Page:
Gerd Pfeifer, Ph.D., studies how the body switches genes on and off, a biological process called methylation that, when faulty, can lead to cancer or other diseases. His studies range from the effect of tobacco smoke on genetic and epigenetic systems to the discovery of a mechanism that may help protect the brain from neurodegeneration. Pfeifer’s studies have implications across a range of diseases, including cancer, Parkinson’s, diabetes, and many others.
Focus area: Chromatin and epigenetic regulation
Scott Rothbart, Ph.D., studies the ways in which cells pack and unpack DNA. This elegant process twists and coils roughly 2 meters of unwound DNA into a space less than one-tenth the width of a human hair. Although this process is impressive, it is also subject to errors that can cause cancer and other disorders. Rothbart seeks new targets for drug development in this process.
Focus area: microRNA diagnostics and therapeutics
Lorenzo Sempere, Ph.D., studies the role of microRNAs in the origin and growth of cancer. These very short strands of genetic material were discovered just over 15 years ago, and are now recognized as dynamic regulatory modules of the larger human genome. Sempere targets microRNAs in an effort to develop new cancer drugs, specifically for pancreatic and breast cancers.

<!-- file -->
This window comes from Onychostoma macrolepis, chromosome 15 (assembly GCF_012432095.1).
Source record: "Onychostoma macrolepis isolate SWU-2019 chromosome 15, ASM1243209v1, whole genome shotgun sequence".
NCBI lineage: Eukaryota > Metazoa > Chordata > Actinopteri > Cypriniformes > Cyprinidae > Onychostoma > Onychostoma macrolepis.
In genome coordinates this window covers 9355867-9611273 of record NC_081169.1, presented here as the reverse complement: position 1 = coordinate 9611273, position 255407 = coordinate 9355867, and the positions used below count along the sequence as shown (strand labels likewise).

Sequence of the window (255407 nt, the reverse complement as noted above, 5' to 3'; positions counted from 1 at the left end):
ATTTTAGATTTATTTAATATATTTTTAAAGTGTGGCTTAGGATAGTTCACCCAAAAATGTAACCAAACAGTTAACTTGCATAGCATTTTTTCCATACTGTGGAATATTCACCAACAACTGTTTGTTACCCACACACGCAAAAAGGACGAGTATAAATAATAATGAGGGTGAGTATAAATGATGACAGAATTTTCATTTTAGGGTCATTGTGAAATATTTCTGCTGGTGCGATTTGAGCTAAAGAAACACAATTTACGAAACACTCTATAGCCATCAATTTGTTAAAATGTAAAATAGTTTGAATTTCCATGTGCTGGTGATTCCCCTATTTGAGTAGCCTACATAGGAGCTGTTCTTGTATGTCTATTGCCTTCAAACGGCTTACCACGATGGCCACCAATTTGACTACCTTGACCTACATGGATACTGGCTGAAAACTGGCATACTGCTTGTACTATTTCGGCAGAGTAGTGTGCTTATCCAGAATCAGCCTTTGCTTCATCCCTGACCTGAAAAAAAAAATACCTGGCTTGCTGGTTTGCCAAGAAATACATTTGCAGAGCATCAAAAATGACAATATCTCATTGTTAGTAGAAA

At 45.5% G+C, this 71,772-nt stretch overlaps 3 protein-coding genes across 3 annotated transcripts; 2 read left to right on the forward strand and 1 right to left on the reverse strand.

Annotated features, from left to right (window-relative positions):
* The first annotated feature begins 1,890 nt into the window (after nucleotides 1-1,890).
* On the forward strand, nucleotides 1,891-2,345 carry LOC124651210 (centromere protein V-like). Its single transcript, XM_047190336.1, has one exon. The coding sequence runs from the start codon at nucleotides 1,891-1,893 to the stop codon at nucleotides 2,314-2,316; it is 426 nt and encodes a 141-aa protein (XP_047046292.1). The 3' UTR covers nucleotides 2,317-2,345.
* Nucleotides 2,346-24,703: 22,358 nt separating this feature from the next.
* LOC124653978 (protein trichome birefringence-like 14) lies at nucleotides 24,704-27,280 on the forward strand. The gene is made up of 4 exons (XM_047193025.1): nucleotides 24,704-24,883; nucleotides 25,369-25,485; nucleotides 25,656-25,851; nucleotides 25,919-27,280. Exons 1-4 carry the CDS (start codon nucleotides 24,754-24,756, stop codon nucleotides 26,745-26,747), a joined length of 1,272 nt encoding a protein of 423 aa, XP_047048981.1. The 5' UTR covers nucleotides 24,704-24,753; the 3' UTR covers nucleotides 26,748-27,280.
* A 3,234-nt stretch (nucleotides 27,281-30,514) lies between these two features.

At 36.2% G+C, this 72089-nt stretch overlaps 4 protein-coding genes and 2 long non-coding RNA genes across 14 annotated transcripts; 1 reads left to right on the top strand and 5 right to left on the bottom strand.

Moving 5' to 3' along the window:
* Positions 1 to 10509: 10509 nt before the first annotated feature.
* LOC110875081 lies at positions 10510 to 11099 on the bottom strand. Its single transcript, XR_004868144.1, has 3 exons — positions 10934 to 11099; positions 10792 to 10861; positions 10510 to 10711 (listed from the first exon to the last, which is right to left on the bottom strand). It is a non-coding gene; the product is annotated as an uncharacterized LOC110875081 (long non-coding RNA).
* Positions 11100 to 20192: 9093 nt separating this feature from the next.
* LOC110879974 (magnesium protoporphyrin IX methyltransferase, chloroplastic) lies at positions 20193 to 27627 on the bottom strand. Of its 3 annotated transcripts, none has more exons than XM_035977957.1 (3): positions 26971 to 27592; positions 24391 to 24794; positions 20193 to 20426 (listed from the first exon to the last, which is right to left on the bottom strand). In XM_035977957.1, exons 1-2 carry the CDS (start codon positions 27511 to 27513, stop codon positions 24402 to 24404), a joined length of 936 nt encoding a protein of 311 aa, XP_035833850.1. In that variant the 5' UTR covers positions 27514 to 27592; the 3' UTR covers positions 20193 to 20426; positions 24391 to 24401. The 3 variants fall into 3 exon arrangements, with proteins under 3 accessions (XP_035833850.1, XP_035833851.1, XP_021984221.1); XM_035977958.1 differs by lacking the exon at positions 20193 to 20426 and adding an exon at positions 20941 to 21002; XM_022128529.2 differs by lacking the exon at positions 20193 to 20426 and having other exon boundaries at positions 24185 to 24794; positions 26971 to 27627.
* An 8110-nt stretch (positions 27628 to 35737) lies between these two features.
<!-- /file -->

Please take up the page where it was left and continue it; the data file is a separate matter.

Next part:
Focus area: Epigenomic analysis in human disease
Hui Shen, Ph.D., develops new approaches to cancer prevention, detection and treatment by studying the interaction between genes and their control systems, called epigenetics. Her research focuses on women’s cancers, particularly ovarian cancer, and also has shed new light on the underlying mechanisms of other many cancer types, including breast, kidney and prostate cancers.
Focus area: Musculoskeletal oncology
Matt Steensma, M.D., studies the genetic and molecular factors that cause benign tumors to become cancers to find vulnerabilities that may be targeted for treatment. As a scientist at VARI and practicing surgeon at Spectrum Health Helen DeVos Children’s Hospital, he is committed to translating scientific discoveries into treatments that improve patients’ lives.
Focus area: Developmental reprogramming
Piroska Szabó, Ph.D., studies the flow of epigenetic information from parents to their offspring, with a focus on how epigenetic markers are remodeled during egg and sperm production, and how these markers are rewritten after fertilization. These processes have profound implications on fertility and embryo development. Disturbances in epigenetic remodeling are thought to contribute to disease conditions lasting well into adulthood.